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In this brilliantly challenging response to the education crisis, Neil Postman returns to the subject that established his reputation as one of our most insightful social critics. Starting from his belief that schooling is now too often a trivial pursuit, a mechanical exercise, he argues with stunning clarity that we have lost sight of the inherent value and substance of learning, and sets out to restore it for our time. Postman begins by portraying the American education of an earlier part of this century, when we knew what schools were for - to create a coherent, stable, unified culture out of a people of diverse traditions, languages, and religions. Shifting his focus to contemporary education, Postman outlines the markedly different narratives, or "gods, " that underlie our present conception of school, and shows how poorly they serve us. The new gods are economic utility (education only as a means to a good-paying job), consumership (the belief that you are what you accumulate), technology (a reliance on mechanical solutions, not critical judgment), and separatism ("multicultural" instincts that split groups off from a unifying cultural pluralism). In describing how education may reasonably and creatively respond to - or redefine - these problems of modernity, the author presents useful narratives to help schools recover a sense of purpose, tolerance, and respect for learning. These include the Spaceship Earth (preserving the earth as a unifying theme), the Fallen Angel (learning driven not by absolute answers but by an understanding that our knowledge is imperfect), the American Experiment (emphasizing the successes and the failures of our evolving nation), the Law of Diversity(exposure to all cultures in their strengths and their weaknesses), and Word Weavers (the fundamental importance of language in forging our common humanity). Postman's The End of Education heralds a new beginning. It seeks to provide solutions while provoking debate. Postman offers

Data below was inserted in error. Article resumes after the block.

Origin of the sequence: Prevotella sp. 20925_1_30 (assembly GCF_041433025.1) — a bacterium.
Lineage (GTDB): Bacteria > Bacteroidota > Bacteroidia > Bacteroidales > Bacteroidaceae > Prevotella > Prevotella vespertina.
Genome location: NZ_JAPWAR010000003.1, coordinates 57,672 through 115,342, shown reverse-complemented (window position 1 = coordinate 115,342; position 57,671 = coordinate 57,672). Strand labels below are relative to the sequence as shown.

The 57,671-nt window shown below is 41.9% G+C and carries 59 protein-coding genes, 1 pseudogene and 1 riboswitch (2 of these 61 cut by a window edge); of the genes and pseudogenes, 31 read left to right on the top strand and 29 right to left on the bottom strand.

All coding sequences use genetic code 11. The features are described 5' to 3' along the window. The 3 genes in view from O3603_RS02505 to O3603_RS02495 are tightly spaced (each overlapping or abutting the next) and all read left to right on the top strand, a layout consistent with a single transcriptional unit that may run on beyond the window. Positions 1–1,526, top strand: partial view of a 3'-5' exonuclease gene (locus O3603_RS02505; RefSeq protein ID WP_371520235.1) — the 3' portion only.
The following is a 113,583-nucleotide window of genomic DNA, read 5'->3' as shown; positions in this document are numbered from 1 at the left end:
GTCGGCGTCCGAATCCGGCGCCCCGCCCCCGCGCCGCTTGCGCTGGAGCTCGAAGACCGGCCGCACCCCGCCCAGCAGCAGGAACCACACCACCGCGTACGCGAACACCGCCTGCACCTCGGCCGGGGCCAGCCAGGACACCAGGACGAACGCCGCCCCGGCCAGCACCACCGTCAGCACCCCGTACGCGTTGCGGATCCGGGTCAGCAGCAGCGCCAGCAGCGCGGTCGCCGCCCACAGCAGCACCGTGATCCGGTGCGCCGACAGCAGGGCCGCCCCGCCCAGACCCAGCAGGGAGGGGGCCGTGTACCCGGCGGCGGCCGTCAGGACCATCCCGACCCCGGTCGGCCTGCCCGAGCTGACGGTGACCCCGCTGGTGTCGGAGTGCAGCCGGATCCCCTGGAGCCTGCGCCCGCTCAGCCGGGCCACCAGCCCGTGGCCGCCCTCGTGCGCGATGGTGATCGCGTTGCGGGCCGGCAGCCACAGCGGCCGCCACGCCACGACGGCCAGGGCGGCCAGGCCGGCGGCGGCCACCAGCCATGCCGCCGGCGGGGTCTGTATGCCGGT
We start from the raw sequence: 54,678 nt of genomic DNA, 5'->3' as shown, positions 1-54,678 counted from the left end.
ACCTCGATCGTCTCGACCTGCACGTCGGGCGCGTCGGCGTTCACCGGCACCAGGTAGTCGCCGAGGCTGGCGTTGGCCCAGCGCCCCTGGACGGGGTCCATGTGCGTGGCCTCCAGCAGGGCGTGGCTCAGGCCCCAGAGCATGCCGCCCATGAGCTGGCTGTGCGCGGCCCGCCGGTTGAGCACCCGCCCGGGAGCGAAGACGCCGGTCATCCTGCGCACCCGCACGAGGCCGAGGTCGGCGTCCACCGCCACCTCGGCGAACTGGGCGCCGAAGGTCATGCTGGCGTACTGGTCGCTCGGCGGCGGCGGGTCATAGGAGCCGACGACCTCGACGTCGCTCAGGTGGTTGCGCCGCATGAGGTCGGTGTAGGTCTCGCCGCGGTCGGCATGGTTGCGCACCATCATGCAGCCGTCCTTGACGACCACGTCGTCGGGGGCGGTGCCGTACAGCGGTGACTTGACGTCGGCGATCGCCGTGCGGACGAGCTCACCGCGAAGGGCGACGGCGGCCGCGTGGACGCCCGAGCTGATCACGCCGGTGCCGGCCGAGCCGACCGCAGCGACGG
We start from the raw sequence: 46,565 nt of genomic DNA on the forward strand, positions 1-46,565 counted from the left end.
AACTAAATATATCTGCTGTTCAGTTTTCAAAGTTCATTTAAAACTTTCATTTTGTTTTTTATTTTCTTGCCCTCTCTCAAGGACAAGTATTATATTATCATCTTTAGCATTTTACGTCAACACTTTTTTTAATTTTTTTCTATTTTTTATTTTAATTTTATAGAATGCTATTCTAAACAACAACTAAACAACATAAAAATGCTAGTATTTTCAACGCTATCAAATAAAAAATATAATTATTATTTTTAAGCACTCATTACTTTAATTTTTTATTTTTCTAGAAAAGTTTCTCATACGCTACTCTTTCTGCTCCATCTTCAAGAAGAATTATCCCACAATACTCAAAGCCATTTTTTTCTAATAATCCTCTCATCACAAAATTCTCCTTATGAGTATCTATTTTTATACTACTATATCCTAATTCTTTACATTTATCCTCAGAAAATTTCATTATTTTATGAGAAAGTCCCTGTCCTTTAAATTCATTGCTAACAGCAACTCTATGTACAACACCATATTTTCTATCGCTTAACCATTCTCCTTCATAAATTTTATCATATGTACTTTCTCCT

Neil Postman was University Professor, Paulette Goddard Chair of Media Ecology, and Chair of the Department of Culture and Communication at New York University. Among his twenty books are studies of childhood (The Disappearance of Childhood), public discourse (Amusing Ourselves to Death), education (Teaching as a Subversive Activity and The End of Education), and the impact of technology (Technopoly). His interest in education was long-standing, beginning with his experience as an elementary and secondary school teacher. He died in 2003.